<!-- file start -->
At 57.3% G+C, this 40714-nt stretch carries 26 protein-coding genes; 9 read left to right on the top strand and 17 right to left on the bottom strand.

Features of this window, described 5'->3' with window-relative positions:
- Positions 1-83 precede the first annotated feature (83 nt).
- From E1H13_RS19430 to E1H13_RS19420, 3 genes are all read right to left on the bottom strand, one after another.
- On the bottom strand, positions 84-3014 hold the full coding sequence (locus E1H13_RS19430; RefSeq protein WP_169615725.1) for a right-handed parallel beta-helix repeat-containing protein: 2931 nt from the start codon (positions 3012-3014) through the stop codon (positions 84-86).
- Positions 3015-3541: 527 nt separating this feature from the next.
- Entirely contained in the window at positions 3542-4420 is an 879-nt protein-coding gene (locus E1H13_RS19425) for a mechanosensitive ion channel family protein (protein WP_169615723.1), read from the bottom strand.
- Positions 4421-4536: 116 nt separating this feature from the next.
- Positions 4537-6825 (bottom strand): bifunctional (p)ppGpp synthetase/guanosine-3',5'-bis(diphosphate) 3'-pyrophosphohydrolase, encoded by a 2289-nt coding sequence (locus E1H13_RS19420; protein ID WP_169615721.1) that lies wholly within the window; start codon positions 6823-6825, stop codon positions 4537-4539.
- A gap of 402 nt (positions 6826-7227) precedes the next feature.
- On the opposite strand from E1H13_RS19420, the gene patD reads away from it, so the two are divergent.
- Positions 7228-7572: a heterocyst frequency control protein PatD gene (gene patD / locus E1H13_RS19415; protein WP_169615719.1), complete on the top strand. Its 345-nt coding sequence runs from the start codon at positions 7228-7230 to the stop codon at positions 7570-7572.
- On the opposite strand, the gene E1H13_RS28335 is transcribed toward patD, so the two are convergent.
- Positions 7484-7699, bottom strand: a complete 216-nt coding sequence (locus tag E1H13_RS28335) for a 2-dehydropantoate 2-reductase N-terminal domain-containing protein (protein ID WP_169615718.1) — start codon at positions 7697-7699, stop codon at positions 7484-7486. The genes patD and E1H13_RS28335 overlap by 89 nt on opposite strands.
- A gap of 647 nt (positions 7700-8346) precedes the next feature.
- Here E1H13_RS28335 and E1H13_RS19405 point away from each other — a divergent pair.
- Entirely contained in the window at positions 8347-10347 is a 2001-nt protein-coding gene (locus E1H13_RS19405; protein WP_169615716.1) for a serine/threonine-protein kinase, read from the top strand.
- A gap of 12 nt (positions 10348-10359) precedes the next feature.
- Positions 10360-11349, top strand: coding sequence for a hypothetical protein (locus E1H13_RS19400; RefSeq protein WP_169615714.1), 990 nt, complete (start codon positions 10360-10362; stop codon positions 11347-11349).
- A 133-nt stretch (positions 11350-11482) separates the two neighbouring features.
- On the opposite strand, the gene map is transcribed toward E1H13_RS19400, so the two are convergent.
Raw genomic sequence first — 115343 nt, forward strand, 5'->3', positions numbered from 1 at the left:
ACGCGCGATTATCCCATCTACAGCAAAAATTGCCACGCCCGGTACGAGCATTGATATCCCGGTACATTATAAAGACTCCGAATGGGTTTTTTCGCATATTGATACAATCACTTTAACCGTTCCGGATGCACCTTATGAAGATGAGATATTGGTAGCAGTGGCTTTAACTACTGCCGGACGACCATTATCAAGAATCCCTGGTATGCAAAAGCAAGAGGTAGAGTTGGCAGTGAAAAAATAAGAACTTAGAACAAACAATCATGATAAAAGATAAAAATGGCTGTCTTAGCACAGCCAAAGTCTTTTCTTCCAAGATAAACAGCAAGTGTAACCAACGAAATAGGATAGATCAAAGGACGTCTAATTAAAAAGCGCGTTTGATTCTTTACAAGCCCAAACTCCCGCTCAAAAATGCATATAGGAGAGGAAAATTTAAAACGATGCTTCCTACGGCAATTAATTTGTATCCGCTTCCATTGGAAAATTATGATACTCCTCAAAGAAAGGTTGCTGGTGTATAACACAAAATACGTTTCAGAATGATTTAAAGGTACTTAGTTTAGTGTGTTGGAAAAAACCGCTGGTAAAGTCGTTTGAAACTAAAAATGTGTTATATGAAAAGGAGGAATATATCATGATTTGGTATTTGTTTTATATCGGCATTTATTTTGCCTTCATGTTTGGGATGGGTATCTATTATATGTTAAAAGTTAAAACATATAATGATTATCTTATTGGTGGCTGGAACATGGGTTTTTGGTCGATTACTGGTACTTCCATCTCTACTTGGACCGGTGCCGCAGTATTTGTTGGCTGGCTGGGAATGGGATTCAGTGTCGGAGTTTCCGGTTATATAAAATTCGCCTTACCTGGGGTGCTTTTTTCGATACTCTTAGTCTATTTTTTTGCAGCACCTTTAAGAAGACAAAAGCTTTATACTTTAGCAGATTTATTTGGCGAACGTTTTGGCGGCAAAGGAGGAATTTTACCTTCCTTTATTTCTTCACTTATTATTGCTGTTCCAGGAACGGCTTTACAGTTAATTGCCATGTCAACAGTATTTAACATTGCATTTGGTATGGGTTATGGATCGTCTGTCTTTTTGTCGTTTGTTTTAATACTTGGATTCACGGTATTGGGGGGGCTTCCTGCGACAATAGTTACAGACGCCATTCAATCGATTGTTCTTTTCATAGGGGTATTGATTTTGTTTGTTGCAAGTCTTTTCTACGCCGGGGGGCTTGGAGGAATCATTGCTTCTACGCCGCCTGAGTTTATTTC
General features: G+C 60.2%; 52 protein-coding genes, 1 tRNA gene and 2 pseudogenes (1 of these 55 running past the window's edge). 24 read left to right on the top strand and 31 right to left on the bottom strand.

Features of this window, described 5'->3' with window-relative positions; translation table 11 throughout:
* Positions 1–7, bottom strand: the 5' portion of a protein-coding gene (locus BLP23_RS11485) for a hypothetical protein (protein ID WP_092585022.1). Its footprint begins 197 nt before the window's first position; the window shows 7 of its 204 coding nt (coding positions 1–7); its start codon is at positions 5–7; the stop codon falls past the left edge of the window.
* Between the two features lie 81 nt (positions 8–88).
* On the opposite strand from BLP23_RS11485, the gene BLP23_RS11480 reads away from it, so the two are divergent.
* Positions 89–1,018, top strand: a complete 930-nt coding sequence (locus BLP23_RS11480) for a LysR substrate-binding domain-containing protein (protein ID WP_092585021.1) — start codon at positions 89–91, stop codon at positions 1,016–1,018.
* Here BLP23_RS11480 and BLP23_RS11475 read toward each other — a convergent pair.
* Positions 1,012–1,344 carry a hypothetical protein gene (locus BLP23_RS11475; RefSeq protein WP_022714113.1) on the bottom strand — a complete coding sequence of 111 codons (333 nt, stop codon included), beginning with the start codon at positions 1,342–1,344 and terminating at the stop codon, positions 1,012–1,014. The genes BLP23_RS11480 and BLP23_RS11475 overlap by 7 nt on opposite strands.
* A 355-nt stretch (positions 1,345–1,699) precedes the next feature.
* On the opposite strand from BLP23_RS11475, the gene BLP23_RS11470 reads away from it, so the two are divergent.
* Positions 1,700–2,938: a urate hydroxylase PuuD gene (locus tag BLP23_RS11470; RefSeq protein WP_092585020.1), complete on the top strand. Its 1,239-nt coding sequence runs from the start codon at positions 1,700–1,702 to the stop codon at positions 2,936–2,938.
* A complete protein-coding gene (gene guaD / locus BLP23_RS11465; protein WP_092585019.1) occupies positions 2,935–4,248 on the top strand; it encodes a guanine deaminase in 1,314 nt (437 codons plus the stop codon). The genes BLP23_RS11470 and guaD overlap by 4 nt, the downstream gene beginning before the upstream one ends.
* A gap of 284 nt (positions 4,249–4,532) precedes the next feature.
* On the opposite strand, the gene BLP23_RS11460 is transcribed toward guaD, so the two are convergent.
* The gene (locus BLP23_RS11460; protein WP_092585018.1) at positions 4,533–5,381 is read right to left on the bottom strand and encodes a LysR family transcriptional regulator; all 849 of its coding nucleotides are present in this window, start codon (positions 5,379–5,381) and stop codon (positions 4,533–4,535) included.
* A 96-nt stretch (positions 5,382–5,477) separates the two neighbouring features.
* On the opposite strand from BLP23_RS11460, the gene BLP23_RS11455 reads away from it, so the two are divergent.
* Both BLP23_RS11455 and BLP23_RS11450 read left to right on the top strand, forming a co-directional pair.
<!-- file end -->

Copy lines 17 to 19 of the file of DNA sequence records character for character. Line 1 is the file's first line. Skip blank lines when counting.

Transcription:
- Entirely contained in the window at positions 8347-10347 is a 2001-nt protein-coding gene (locus E1H13_RS19405; protein WP_169615716.1) for a serine/threonine-protein kinase, read from the top strand.
- A gap of 12 nt (positions 10348-10359) precedes the next feature.
- Positions 10360-11349, top strand: coding sequence for a hypothetical protein (locus E1H13_RS19400; RefSeq protein WP_169615714.1), 990 nt, complete (start codon positions 10360-10362; stop codon positions 11347-11349).